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安徳

Antoku (1178-1185), was the 81st Emperor of Japan, according to the traditional chronology, reigning from 1180-1185. Although he ascended to the throne at age 1, ruled for less than five years, and held no real power, Antoku is one of the most famous and celebrated emperors in Japanese History due to his central role in the start of the Gempei War and his climactic death in the epic The Tale of the Heike.

Antoku was the son of Emperor Takakura and the daughter of Taira Tokuko, who was the second daughter of warlord Taira Kiyomori. When Takakura abdicated in 1180, Kiyomori used is clout at the court to have his 1-year-old grandson Antoku installed as emperor at the expense of the more legitimate heir, Prince Mochihito, setting off the Gempei War when Mochihito recruited the Minamoto clan, rivals to the Taira in an effort to have himself placed on the throne.

After a brutal civil war that raged across Japan for five years, the Minamoto ultimately triumphed over the Taira. In the climactic final battle at Dannoura, Antoku's grandmother and Kiyomori's widow Taira no Tokiko, recognizing that all was lost, grabbed the infant emperor and plunged into the sea, drowning them both.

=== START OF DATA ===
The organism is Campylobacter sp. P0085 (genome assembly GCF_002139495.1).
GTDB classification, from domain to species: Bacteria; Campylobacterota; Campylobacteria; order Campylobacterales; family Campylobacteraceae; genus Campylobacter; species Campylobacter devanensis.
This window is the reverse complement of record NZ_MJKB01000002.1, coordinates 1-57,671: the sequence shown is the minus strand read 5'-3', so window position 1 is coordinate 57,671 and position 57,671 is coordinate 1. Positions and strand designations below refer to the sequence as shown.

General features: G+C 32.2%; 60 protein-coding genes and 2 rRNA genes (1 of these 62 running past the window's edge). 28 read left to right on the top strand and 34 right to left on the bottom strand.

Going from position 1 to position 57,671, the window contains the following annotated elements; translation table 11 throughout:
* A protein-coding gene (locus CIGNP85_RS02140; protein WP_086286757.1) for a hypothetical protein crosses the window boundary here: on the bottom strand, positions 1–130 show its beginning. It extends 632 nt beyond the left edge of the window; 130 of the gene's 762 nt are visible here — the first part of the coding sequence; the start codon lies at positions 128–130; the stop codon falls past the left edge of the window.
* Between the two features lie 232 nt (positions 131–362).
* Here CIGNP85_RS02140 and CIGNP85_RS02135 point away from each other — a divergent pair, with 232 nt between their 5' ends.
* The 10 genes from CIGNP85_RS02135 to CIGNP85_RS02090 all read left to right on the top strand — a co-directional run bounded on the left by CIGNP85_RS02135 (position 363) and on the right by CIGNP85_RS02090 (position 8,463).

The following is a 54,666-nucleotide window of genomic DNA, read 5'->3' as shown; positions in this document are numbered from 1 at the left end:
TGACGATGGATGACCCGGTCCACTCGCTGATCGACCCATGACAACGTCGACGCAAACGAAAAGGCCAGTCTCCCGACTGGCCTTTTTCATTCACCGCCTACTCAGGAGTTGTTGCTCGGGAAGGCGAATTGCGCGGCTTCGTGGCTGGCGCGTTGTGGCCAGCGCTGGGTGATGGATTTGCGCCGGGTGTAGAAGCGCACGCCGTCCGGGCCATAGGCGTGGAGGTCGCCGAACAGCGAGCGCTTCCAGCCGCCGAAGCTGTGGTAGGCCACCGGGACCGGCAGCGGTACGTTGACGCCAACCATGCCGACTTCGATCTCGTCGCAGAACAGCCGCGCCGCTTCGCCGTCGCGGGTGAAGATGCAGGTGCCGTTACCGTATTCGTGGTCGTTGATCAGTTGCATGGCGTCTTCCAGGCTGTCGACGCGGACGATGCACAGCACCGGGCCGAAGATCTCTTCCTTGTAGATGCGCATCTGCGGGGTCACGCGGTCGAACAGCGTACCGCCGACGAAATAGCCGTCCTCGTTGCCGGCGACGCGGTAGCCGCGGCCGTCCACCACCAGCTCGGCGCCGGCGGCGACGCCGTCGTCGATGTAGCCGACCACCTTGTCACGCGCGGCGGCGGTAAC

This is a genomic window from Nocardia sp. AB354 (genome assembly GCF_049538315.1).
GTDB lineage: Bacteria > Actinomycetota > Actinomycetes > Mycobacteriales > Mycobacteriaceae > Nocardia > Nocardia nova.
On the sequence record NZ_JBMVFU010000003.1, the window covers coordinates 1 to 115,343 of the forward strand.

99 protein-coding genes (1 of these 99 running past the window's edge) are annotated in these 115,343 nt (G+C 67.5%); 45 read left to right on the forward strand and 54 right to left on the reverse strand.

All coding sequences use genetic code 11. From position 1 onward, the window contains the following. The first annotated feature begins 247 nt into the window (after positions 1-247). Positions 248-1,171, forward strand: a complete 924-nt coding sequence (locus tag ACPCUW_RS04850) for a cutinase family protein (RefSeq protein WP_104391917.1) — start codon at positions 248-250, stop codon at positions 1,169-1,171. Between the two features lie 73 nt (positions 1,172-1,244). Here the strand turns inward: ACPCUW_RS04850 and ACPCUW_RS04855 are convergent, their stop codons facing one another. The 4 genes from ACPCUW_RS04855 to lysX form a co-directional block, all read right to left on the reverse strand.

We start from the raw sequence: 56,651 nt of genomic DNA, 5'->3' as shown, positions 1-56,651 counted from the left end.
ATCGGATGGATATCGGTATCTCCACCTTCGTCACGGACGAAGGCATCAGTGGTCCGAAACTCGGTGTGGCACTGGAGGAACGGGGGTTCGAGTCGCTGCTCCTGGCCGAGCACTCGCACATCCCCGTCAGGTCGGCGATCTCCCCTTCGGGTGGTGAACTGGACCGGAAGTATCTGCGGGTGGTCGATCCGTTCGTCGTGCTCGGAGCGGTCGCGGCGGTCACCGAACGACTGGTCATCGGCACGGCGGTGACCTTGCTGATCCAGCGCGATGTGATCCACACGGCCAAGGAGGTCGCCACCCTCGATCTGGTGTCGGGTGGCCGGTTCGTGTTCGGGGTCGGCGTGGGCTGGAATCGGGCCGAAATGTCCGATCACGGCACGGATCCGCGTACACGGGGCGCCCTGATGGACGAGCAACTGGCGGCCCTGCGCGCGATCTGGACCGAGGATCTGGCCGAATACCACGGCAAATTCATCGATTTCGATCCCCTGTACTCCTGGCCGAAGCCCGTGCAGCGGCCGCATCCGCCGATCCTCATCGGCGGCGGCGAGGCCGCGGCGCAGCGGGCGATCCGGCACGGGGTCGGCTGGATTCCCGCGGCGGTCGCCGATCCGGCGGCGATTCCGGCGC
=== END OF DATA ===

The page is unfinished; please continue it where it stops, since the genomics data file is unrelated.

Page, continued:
Unfortunately, Antoku was carrying two of the three sacred imperial regalia with him at the time - the sword and the jewel. The jewel was later recovered from the bottom of the sea by divers, but the sword, which had allegedly been given to the first emperor Jimmu by the god Susanoo, was never found and today's sword is a mere replica.

After his death a cult grew up around Antoku, and he was worshiped as mizu-no-kami, the "water god," who if prayed to could ensure a painless delivery for birthing mothers. Several shinto shrines around Japan are dedicated to Antoku, the most famous of which is the bright crimson Akama Shrine in Shimonoseki, on the side of a hill just a few hundred yards from the waters where Antoku perished.

As a postscript, all did not end well for Prince Mochihito, who was passed over for Antoku. The Minamoto who rallied to his banner proved just as power hungry or even moreso than the Taira they defeated, and had just as little interest in seeing the uppity Mochihito placed on the throne. They therefore passed him over again in favor of their own infant emperor, Go-Toba, and set themselves up in eastern Japan as military shoguns ruling in the name of the emperor, thus inaugurating the Kamakura Period of Japanese history.


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